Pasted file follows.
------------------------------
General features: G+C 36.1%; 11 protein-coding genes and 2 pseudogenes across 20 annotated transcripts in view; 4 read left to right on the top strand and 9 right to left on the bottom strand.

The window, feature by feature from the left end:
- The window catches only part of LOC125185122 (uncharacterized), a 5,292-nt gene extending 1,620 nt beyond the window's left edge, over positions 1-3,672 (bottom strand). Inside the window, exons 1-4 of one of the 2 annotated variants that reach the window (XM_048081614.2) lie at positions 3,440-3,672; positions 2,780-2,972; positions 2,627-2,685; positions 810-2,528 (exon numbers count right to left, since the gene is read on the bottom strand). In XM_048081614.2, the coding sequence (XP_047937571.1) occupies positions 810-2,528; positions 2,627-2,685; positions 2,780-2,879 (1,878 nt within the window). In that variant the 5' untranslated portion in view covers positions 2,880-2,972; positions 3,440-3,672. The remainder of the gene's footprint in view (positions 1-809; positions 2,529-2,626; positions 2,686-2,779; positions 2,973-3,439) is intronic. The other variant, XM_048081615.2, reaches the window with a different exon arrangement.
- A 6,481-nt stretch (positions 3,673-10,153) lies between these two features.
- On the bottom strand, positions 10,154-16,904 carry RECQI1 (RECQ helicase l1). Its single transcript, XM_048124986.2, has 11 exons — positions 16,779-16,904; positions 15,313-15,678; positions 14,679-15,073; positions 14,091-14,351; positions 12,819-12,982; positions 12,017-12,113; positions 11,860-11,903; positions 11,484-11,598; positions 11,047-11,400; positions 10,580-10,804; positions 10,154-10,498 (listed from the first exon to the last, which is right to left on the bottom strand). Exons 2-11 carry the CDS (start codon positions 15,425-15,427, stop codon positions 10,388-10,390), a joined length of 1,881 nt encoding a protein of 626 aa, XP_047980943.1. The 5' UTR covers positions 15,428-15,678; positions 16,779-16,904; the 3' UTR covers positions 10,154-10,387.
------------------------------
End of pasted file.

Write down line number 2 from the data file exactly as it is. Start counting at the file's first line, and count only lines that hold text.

The window, feature by feature from the left end: